Elevating recycling standards

Australia’s nationwide scheme for collecting and recycling end of life televisions and computer equipment was conceived with a broader purpose beyond offering a free recycling service to the community. Core requirements include ensuring that the recycling process maximises material recovery and is carried out safely and responsibly. These requirements not only encourage the best environmental outcomes but also safeguard the health and well-being of workers involved in the process. Certification to recycling standards helps to achieve these requirements and plays a pivotal role in fostering public trust in the recycling sector.


What role do standards play, and which ones are e-waste recyclers required to adhere to?

Standards aim to set minimum requirements and a consistent approach to procedures that can be applied across multiple jurisdictions (e.g. can be used in all states and territories in Australia).

The standard for e-waste recycling under the National Television and Computer Recycling Scheme (NTCRS) is AS/NZS 5377:2022. This standard covers activities including collection of e-waste from drop off points, transport, storage, recycling and downstream processing. The standard outlines both the minimum requirements and the guiding principles for achieving safe and environmentally sound recycling practices including maximising and calculating material recovery and managing and tracing separated substances and components.


The value of standards and the performance of the NTCRS to date

Standards play a valuable role in setting the minimum requirements and serve as a reliable benchmark for industry participants. However, for them to be effective, consistent adherence is essential, particularly when enforced within a regulated system like the NTCRS. Otherwise, the value of standards diminishes or may even be lost entirely.

This concern is frequently voiced by various stakeholders familiar with the NTCRS. They express worry about the prevalence of non-compliant recycling practices, encompassing safety, environmental, and commercial issues, which are often attributed to inadequate enforcement of NTCRS Rules as well as state and territory environment protection and work health and safety regulations, in particular those regulating recyclers. Consequently, at times e-waste managed through the NTCRS has been recycled using poor practices and low standards, driven by cost cutting and lack of concern for outcomes. As a result, public trust in the NTCRS can be eroded, and at times has resulted in brand damage to stakeholders involved including the government, co-regulatory arrangements and even e-waste recyclers. It has created an uneven playing field whereby those who use sound recycling standards have higher recycling costs compared to those who are non-compliant.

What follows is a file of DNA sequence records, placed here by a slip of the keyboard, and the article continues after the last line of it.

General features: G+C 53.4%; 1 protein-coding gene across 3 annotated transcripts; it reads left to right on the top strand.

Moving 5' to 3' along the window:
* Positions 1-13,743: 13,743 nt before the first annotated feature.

This issue was also noted by the Australian Council of Recycling (ACOR), in its “Recyclers in Product Stewardship” report who observed that “Too often, cost reduction is prioritised over quality recycling outcomes in such schemes. Not only does this undermine legitimate recycling operations, but it also erodes community confidence in recycling when the system fails”.


How do we drive better outcomes?

With the Federal Government currently looking to expand and improve the national e-stewardship scheme the time is right provide some focus on the issue of recycling and the need and opportunity to improve standards and their enforcement. It is imperative that going forward, mechanisms are put in place to ensure compliance standards are robustly enforced and universally applied across all scheme participants.

The costs of this should be borne directly and equitably by industry. This will allow healthy and fair competition on a level playing field that will foster improvement rather than an unproductive race to the bottom. ACOR’s comment that “Ensuring compliance with existing regulations must be a priority to increase recycling rates” is consistent with the views of the Australia and New Zealand Recycling Platform.

We should also recognise that there is always room to go above and beyond the requirements set in the standards and that we should always be looking to strive for continual improvement. An example of this is the proposed expansion of the NTCRS requiring industry to encourage maximising the re-use of products. This represents a departure from the existing regime, which to date has focused purely on end-of-life management. With this proposed change consideration could be given to the adoption of the R2 Standard. The R2 Standard is globally recognized and aims to institute best practices for the safe, secure and sustainable re-use and recycling of electronics. This includes looking at e-waste through a “Hierarchy of Responsible Management” lens meaning there is a focus on re-use before other options. The R2 Standard is more rigorous than other standards in terms of the due diligence applied to auditing downstream vendors, examining the fate of where materials end up and data security and sensitization.

In a smart circular economy, we should look at ways whereby those achieving the best outcomes gain a competitive advantage by doing so (rather than be penalised). In re-designing the e-stewardship scheme we should look at providing incentives for practices and outcomes that deliver the desired results.